Email marketing tools

If you’re going to invest in email marketing, then it’s a good idea to invest in an email marketing tool. Do-it-yourself (DIY) solutions that include a spreadsheet of contacts and sending bcc emails are not a good idea.

Email marketing tools provide features that make email marketing simple. These features are not easily replicated with a DIY solution, in particular tracking email statistics, such as open rates, and account management options, such as unsubscribe.

These tools also help you comply with anti-spam laws, so it’s one less issue for you to worry about.

MailChimp is known for offering free accounts for those with 2,000 or fewer email addresses. But a free MailChimp account, doesn’t offer the analytic tools that you need to measure effectiveness as of this writing.

You may want to pay for a monthly or annual plan that provides access to analytics. There are plans that start at less than $20 per month, and some tools offer free trials. Keep in mind that the cost for some of these plans is based on the size of your email list. The more email addresses on your list, the more you can expect to pay.

How to acquire email addresses

Speaking of email lists, how do you build one? There are two common ways to do this:

Purchase a list

There are services that will sell email lists for your marketing use. These lists include targeted prospects who meet a set of criteria. Most often, these lists contain current contact information and do not include contacts who have opted out.

Purchasing a list has a few disadvantages:

Provide email sign-up

A less expensive way to build a list is to provide an email sign-up form. To convince a web visitor to provide her email address, you need to offer her something valuable in return.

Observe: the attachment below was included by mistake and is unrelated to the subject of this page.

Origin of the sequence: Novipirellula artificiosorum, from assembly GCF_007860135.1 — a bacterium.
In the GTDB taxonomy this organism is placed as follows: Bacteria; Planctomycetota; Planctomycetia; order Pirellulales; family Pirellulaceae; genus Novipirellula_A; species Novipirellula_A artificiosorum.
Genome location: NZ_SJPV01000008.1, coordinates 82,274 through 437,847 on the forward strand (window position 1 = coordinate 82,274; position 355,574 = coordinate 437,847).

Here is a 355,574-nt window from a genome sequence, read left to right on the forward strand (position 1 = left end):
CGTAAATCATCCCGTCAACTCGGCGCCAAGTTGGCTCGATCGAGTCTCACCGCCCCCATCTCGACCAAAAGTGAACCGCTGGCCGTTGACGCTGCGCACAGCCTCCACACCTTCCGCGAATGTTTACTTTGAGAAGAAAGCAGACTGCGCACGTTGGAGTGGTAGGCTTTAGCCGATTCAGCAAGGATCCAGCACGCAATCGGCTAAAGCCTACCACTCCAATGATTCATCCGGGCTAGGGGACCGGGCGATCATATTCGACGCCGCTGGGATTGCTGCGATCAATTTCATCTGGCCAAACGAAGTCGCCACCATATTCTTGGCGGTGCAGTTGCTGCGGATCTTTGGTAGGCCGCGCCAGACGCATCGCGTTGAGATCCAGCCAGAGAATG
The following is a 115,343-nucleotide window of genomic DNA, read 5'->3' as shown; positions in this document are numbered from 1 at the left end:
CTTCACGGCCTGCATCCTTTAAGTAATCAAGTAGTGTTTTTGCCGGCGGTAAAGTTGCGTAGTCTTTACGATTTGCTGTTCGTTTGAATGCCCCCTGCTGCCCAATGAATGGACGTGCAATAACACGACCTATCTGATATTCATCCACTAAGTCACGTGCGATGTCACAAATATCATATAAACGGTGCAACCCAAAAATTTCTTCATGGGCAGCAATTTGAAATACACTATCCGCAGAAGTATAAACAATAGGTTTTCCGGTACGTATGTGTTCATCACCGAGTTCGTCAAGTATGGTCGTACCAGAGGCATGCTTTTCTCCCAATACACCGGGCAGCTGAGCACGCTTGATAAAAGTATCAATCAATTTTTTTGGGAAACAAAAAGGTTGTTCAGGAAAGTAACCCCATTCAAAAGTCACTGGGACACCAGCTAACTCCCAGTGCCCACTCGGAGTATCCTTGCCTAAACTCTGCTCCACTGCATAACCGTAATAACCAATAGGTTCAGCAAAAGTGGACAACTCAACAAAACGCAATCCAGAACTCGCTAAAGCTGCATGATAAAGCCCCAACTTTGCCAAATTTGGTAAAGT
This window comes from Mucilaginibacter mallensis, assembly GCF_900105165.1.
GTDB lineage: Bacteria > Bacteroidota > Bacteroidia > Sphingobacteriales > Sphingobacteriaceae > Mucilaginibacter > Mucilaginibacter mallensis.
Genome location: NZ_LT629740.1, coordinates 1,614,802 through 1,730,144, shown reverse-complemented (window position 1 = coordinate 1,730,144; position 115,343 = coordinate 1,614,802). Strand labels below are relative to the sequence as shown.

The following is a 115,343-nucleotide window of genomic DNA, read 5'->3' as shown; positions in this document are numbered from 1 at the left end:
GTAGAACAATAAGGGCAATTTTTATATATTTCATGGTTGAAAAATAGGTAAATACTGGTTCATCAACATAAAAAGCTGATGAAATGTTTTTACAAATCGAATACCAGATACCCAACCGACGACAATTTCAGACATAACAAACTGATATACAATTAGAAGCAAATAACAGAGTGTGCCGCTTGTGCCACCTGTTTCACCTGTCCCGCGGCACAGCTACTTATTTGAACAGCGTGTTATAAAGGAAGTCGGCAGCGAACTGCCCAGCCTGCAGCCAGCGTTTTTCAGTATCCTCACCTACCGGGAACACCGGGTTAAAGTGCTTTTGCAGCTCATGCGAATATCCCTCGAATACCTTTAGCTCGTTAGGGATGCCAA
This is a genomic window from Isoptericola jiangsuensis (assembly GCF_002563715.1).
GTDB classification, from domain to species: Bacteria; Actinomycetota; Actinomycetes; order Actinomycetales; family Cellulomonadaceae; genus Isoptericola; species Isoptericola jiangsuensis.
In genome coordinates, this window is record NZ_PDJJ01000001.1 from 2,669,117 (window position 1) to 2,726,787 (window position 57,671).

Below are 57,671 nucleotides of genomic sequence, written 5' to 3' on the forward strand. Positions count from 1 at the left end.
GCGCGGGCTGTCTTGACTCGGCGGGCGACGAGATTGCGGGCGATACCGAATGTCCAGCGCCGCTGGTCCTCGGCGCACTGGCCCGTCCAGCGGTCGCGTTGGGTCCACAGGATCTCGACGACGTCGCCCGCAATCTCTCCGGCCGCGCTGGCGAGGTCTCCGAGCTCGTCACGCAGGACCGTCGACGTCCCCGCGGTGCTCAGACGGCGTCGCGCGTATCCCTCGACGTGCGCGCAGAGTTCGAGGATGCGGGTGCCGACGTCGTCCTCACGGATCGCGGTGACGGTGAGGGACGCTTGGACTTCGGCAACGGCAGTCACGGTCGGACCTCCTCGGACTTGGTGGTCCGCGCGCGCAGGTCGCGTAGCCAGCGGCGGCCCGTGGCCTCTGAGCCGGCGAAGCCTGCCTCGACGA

Typically, you provide an incentive worth signing up for, such as:

With the contact’s permission, you can add an individual email address to your list. To avoid violating anti-spam laws, do not add anyone to your list who has not provided permission.

Someone who has not given you permission to receive your marketing emails can report spam, which can result in blacklisting and even fines.

One thing to keep in mind is that it’s not the size of your email list that matters, but the quality of the list. It’s better to have a smaller list of qualified leads than a larger list of unqualified ones.

You have a better chance of converting qualified leads to customers than converting unqualified leads.

Measuring your success

How do you know if your email campaigns are successful? Your email marketing tool gathers various metrics on each email sent. Here are a few metrics to observe:

Research email marketing benchmarks for your industry to find out how well your emails are performing relative to others in your field. And use these metrics to help improve future email campaigns.

Wrap up

Having introduced you to these four forms of online marketing, I’ll put them all together for you in the last installment of this series. In that article, I’ll show you a plan for a small business that you can adopt and tailor for your business.